The Association of the British Pharmaceutical Industry (ABPI) has called for a temporary ban on drugs exports in the event of a no-deal Brexit to prevent the NHS being hit by shortages.
The effect of a no-deal Brexit on the pound could potentially turn pharmaceutical companies to selling more medicines abroad, leaving fewer to provide to the NHS, hence the call for a temporary ban on drug exports if the worst-case scenario does occur.
Despite meticulous planning and back-up plan after back-up plan, the ABPI has reminded the public that: “Not everything is in the control of pharmaceutical companies”, as they are continually planning alternative routes and reviewing supply chains.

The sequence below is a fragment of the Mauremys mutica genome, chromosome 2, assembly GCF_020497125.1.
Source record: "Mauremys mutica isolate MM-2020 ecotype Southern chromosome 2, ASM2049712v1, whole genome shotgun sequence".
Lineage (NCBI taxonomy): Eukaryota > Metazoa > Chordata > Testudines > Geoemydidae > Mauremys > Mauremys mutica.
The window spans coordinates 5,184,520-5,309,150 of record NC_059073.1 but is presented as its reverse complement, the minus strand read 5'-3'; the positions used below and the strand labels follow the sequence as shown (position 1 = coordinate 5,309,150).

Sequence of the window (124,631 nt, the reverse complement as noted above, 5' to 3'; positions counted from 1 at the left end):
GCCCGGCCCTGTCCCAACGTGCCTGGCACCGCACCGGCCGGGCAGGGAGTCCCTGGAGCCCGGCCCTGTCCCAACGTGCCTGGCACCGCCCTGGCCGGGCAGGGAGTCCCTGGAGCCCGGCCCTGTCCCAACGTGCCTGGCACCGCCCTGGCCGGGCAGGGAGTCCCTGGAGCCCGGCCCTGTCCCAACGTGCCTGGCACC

Matt Hancock, health secretary, has already requested that companies “increase stocks of medicine by at least six weeks and ensure plans are in place to air freight products with a short shelf life that cannot be stockpiled.”
Despite this, the Association has warned that “despite all of the preparations that have been made by pharmaceutical companies, there a range of things outside of our control. This means that we remain concerned that should the UK leave the EU without a deal, there could be some disruption to the supply of some medicines. It is therefore crucial that a 'no deal' Brexit is avoided.”
Due to uncertainty, the Department of Health has set up a 24/7 call centre for NHS suppliers to phone if they experience supply problems in the event of a no-deal Brexit.
The call centre would 'record concerns' and make sure the right organisations are told about supply shortages.